NEW DELHI -- Not long after telling the police that she had been raped, a woman from South Delhi looked out her apartment window and saw the man who had attacked her laughing with an officer who had given him a ride back from the police station.
"That officer then came over and asked me why I wanted to file a complaint," the 30-year-old mother of two said in a recent interview. "He said I would be ridiculed unless I agreed to settle things without an investigation."
After months of intimidation from the man who she said had raped her and indifference from the police, she got a politically powerful acquaintance to intervene and her alleged rapist was finally arrested. A court case is under way.
A far more prominent case -- the brutal gang rape on a bus in New Delhi last month, and the later death of the victim -- has led to an anguished re-examination in India of many of the nation's age-old attitudes toward violence against women. But even as the nation grapples with the polarizing issue, a powerful force stands in the way of any fundamental change: a police force that is corrupt, easily susceptible to political interference, heavily male and woefully understaffed.
"If you're a woman in distress, the last thing you want to do is go to the police," said Vrinda Grover, a human rights lawyer based in New Delhi.
In many rape cases, the police spend more time seeking reconciliation between the attacker and the victim than investigating the facts. Overall, experts say, the police are poorly organized to deal with serious crimes, particularly those against women.
Pay is poor and opportunities for advancement are rare, leaving many police officers dependent on bribes to support their families. People without money or political connections are often ignored.
In the latest official move to deter further such attacks, the Delhi police announced late last week that constables will be stationed nightly at 300 bus stops around the city. The problem with this plan is that many women say the presence of police officers makes them feel less safe, not more.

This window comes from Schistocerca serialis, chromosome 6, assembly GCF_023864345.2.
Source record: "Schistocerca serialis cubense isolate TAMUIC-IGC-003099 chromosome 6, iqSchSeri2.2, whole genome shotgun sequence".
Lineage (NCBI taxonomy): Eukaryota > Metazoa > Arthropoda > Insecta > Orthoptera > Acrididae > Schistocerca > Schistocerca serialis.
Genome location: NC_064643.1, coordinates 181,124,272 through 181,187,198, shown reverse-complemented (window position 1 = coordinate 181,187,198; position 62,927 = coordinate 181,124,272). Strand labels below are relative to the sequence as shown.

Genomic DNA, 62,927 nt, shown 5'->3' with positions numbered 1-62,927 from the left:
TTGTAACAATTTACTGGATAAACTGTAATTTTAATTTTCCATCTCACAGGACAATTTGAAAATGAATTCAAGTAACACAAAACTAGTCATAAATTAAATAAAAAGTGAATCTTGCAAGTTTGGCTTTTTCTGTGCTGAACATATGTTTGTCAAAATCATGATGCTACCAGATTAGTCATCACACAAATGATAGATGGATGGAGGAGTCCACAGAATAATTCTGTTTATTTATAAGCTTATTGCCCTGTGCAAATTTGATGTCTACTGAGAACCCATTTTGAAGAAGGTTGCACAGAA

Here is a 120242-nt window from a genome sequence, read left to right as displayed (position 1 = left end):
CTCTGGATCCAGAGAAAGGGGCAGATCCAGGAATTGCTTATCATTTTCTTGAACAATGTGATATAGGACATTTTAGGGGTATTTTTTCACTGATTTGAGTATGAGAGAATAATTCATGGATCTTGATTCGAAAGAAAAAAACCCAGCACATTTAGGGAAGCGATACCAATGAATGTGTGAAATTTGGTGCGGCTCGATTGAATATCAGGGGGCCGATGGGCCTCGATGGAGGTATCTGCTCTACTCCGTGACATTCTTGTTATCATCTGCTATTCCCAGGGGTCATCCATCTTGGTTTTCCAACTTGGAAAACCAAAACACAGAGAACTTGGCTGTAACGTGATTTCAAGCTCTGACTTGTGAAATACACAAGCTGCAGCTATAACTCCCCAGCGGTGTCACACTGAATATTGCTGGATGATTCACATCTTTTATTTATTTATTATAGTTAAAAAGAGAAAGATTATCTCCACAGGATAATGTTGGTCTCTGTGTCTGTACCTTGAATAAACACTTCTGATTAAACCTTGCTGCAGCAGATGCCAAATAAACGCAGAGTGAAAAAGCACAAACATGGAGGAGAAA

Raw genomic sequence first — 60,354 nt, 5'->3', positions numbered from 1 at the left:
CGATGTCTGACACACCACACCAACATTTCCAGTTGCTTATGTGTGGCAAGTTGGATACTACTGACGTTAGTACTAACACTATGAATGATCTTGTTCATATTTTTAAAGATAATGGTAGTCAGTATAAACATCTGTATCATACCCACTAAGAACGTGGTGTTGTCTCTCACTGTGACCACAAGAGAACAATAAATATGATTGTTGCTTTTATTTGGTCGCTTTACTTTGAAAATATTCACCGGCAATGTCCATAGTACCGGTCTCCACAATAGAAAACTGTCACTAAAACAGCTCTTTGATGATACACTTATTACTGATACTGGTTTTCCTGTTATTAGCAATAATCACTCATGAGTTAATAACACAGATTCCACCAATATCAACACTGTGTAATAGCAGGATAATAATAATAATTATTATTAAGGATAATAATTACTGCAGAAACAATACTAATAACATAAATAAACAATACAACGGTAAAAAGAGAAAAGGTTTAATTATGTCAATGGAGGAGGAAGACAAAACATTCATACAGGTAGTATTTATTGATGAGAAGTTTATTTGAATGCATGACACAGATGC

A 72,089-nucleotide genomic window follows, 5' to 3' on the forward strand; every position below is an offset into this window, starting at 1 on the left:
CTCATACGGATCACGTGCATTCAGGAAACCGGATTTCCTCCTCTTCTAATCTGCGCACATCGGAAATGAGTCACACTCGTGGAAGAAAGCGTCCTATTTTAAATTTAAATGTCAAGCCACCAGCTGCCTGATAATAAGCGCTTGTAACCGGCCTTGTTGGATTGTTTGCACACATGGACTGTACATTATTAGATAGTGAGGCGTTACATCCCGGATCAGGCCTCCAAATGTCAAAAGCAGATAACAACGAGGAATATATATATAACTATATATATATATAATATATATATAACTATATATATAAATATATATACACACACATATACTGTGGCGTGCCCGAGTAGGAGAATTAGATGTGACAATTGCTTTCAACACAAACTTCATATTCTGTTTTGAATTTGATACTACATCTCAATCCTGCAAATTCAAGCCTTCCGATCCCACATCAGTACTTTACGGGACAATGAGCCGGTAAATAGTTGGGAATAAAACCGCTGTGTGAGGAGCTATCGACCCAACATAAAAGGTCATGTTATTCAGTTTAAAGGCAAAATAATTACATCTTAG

The treatment of women by the police is such a concern that laws now forbid officers from arresting or even bringing women in for questioning during nighttime hours. In case after case, the police have used their powers to deliver abused women into the hands of their abusers.
Police overhauls have been proposed for decades, but few have been implemented, because many of them involve making officers less susceptible to political meddling -- something politicians have little incentive to seek.
Of all the problems affecting the police, many women's advocates point to cultural tradition as the most intractable.
Even as India has undergone an economic upheaval that has brought millions of women out of the home and into urban workplaces, a profound attachment to female sexual virtue remains deeply embedded in the Indian psyche. The foundational texts of Indian culture -- the Ramayana and the Mahabharata, ancient Sanskrit epics -- both revolve around the communal outrage that results from insults to a good woman's modesty.
"A woman's body as the site of cultural purity is the predominant theme in the epics," said Ashutosh Varshney, a professor of international studies at Brown University. "And dishonoring a woman is equal to dishonoring a family and even a culture." As a result, the police and village elders often see their first duty after a rape as protecting a woman's modesty and a family's honor, instead of giving her justice.
On Dec. 26, an 18-year-old Punjabi woman committed suicide after police officers refused for five weeks to arrest the men who had allegedly gang-raped her and instead pressed her to marry one of her rapists. So many Indian women end up marrying their rapists that the police often squander the first hours and days after a woman reports a rape seeking just such a resolution, said Ravi Kant, president of Shakti Vahini, a nonprofit advocacy group.
Delays are endemic and courts are backlogged. Of the more than 600 rapes reported in New Delhi last year -- a number far below the actual number of such attacks, experts say -- only one person has been convicted so far.
Suman Nalwa, a deputy commissioner in Delhi's police force, said changing the mindset of the average constable, many of them from small villages outside of New Delhi, "is a tough process. You cannot do it at the snap of a finger."